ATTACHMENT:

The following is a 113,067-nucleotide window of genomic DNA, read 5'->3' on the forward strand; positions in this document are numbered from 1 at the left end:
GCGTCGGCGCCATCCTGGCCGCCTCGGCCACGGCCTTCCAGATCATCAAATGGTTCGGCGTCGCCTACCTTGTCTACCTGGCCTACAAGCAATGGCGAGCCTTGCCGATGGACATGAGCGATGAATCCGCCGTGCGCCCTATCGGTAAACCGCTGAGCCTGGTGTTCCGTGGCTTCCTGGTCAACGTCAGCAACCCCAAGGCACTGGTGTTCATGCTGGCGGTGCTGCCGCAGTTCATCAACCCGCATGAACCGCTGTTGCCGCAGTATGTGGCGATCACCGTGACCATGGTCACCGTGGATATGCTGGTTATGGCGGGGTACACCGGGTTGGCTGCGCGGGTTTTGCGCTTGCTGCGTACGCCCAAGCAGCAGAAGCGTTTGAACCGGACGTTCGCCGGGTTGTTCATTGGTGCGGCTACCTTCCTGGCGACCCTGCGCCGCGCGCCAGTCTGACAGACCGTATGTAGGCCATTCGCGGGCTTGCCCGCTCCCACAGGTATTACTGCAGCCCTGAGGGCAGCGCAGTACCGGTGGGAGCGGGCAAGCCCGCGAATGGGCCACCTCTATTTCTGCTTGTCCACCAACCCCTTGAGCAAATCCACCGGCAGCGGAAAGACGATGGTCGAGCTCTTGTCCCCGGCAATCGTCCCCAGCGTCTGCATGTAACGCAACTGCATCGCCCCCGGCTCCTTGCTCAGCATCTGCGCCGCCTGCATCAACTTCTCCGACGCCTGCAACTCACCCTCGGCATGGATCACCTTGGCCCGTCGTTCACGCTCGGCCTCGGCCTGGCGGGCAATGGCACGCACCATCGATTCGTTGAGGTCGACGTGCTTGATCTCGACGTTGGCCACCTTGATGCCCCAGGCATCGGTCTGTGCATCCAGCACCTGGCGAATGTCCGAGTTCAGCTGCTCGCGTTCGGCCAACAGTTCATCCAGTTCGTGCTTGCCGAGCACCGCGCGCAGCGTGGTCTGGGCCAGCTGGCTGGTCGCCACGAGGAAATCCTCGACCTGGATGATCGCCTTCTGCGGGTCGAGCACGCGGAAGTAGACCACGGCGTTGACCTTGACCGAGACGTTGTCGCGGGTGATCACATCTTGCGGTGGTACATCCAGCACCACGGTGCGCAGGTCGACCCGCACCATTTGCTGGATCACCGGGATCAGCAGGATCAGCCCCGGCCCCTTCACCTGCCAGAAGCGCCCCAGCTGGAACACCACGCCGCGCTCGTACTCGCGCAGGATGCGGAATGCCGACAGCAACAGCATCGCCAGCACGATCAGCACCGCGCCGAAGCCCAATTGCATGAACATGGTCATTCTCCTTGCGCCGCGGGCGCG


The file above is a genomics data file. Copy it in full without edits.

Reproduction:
The following is a 113,067-nucleotide window of genomic DNA, read 5'->3' on the forward strand; positions in this document are numbered from 1 at the left end:
GCGTCGGCGCCATCCTGGCCGCCTCGGCCACGGCCTTCCAGATCATCAAATGGTTCGGCGTCGCCTACCTTGTCTACCTGGCCTACAAGCAATGGCGAGCCTTGCCGATGGACATGAGCGATGAATCCGCCGTGCGCCCTATCGGTAAACCGCTGAGCCTGGTGTTCCGTGGCTTCCTGGTCAACGTCAGCAACCCCAAGGCACTGGTGTTCATGCTGGCGGTGCTGCCGCAGTTCATCAACCCGCATGAACCGCTGTTGCCGCAGTATGTGGCGATCACCGTGACCATGGTCACCGTGGATATGCTGGTTATGGCGGGGTACACCGGGTTGGCTGCGCGGGTTTTGCGCTTGCTGCGTACGCCCAAGCAGCAGAAGCGTTTGAACCGGACGTTCGCCGGGTTGTTCATTGGTGCGGCTACCTTCCTGGCGACCCTGCGCCGCGCGCCAGTCTGACAGACCGTATGTAGGCCATTCGCGGGCTTGCCCGCTCCCACAGGTATTACTGCAGCCCTGAGGGCAGCGCAGTACCGGTGGGAGCGGGCAAGCCCGCGAATGGGCCACCTCTATTTCTGCTTGTCCACCAACCCCTTGAGCAAATCCACCGGCAGCGGAAAGACGATGGTCGAGCTCTTGTCCCCGGCAATCGTCCCCAGCGTCTGCATGTAACGCAACTGCATCGCCCCCGGCTCCTTGCTCAGCATCTGCGCCGCCTGCATCAACTTCTCCGACGCCTGCAACTCACCCTCGGCATGGATCACCTTGGCCCGTCGTTCACGCTCGGCCTCGGCCTGGCGGGCAATGGCACGCACCATCGATTCGTTGAGGTCGACGTGCTTGATCTCGACGTTGGCCACCTTGATGCCCCAGGCATCGGTCTGTGCATCCAGCACCTGGCGAATGTCCGAGTTCAGCTGCTCGCGTTCGGCCAACAGTTCATCCAGTTCGTGCTTGCCGAGCACCGCGCGCAGCGTGGTCTGGGCCAGCTGGCTGGTCGCCACGAGGAAATCCTCGACCTGGATGATCGCCTTCTGCGGGTCGAGCACGCGGAAGTAGACCACGGCGTTGACCTTGACCGAGACGTTGTCGCGGGTGATCACATCTTGCGGTGGTACATCCAGCACCACGGTGCGCAGGTCGACCCGCACCATTTGCTGGATCACCGGGATCAGCAGGATCAGCCCCGGCCCCTTCACCTGCCAGAAGCGCCCCAGCTGGAACACCACGCCGCGCTCGTACTCGCGCAGGATGCGGAATGCCGACAGCAACAGCATCGCCAGCACGATCAGCACCGCGCCGAAGCCCAATTGCATGAACATGGTCATTCTCCTTGCGCCGCGGGCGCG